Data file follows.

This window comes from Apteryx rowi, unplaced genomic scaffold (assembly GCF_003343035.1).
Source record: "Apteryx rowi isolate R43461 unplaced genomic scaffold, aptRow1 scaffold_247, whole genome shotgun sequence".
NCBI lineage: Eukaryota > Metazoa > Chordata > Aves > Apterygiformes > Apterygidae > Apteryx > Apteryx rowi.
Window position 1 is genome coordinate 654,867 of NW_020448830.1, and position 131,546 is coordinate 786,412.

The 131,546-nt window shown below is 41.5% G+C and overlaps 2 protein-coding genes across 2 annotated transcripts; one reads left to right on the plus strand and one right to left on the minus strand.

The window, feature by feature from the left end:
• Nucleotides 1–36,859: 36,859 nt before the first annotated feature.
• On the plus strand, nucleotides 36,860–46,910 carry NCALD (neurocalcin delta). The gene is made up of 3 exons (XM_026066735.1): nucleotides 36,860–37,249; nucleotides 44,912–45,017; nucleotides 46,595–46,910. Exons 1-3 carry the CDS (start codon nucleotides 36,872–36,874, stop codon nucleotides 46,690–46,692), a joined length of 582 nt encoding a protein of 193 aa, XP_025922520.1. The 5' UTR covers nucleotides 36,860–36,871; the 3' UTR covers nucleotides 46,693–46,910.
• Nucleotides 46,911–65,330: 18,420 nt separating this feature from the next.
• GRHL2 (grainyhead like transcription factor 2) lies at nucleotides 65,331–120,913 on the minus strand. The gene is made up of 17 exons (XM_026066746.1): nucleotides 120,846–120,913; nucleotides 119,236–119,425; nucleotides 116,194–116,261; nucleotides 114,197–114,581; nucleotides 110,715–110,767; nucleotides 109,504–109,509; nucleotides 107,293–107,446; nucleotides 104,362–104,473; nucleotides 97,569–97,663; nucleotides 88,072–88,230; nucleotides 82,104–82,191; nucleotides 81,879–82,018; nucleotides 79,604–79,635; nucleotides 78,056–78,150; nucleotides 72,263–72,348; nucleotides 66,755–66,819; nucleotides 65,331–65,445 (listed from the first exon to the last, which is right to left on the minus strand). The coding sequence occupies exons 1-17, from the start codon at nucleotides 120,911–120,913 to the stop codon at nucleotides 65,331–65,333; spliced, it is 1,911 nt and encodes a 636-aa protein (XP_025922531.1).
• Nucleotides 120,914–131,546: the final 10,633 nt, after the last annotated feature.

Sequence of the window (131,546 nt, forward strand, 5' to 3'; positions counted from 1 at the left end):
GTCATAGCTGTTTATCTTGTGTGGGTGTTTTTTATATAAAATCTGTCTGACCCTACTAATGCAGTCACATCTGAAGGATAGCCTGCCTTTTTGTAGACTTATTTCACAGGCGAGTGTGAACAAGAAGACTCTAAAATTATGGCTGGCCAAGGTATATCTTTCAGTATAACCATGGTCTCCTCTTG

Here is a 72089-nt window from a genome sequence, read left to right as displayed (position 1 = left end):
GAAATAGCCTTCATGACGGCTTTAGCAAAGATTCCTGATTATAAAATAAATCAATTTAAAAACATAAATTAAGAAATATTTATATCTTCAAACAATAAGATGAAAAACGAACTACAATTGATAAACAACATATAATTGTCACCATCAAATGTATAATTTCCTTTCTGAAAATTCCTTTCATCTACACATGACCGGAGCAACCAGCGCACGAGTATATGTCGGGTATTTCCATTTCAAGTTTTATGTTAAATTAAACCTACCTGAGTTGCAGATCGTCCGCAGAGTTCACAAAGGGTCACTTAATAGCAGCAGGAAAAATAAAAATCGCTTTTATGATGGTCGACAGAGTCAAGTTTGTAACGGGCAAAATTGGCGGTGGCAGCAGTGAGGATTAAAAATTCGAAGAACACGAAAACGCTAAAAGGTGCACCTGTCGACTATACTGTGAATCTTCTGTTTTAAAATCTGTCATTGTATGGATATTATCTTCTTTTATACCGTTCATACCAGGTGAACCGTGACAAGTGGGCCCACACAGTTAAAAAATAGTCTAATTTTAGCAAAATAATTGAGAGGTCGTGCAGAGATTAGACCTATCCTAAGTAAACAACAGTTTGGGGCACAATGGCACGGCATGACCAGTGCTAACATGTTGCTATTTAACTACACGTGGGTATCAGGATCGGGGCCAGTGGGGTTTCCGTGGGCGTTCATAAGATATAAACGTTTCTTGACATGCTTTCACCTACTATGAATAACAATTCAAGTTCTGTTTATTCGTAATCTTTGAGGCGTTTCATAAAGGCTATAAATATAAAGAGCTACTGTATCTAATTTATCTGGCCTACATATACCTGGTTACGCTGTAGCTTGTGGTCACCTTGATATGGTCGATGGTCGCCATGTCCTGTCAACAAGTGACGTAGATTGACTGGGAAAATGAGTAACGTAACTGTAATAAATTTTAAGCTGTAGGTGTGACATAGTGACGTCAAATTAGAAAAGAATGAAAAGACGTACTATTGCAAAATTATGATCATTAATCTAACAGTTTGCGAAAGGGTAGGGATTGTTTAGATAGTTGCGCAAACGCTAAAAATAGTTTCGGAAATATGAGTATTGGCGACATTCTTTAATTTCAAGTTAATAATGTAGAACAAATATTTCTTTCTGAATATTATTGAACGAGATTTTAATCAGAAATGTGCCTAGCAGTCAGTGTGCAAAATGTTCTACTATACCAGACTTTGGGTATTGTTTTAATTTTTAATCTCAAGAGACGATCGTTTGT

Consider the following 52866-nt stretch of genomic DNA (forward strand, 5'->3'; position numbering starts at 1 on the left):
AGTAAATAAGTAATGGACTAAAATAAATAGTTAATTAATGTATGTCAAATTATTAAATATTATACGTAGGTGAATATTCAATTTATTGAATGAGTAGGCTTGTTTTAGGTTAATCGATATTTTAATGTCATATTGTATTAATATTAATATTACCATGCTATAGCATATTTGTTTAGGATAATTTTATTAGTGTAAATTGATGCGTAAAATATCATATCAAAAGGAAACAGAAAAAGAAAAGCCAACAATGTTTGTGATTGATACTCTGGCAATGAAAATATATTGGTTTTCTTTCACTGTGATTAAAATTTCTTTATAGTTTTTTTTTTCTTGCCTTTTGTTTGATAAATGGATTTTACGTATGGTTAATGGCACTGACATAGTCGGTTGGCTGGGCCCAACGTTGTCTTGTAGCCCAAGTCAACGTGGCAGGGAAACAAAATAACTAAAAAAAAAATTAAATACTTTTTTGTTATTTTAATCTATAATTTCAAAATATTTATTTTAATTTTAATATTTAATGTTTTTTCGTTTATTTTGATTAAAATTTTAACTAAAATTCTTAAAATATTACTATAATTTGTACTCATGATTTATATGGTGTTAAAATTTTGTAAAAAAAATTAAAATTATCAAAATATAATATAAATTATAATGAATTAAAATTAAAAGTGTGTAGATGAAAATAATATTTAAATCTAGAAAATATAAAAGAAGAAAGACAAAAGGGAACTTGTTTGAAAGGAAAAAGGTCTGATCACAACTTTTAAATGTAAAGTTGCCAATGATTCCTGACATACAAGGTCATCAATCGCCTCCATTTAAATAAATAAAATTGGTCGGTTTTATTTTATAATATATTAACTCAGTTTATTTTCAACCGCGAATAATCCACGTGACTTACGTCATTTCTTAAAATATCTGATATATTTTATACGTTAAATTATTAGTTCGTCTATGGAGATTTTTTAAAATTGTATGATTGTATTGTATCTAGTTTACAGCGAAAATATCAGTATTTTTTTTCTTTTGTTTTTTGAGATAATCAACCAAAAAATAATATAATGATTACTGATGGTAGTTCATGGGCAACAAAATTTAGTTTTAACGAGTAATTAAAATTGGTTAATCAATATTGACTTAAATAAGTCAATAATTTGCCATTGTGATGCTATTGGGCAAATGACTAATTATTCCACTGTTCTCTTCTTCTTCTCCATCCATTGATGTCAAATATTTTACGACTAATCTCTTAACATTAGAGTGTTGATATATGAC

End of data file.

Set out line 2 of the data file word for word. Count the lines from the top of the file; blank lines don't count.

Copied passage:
Source record: "Apteryx rowi isolate R43461 unplaced genomic scaffold, aptRow1 scaffold_247, whole genome shotgun sequence".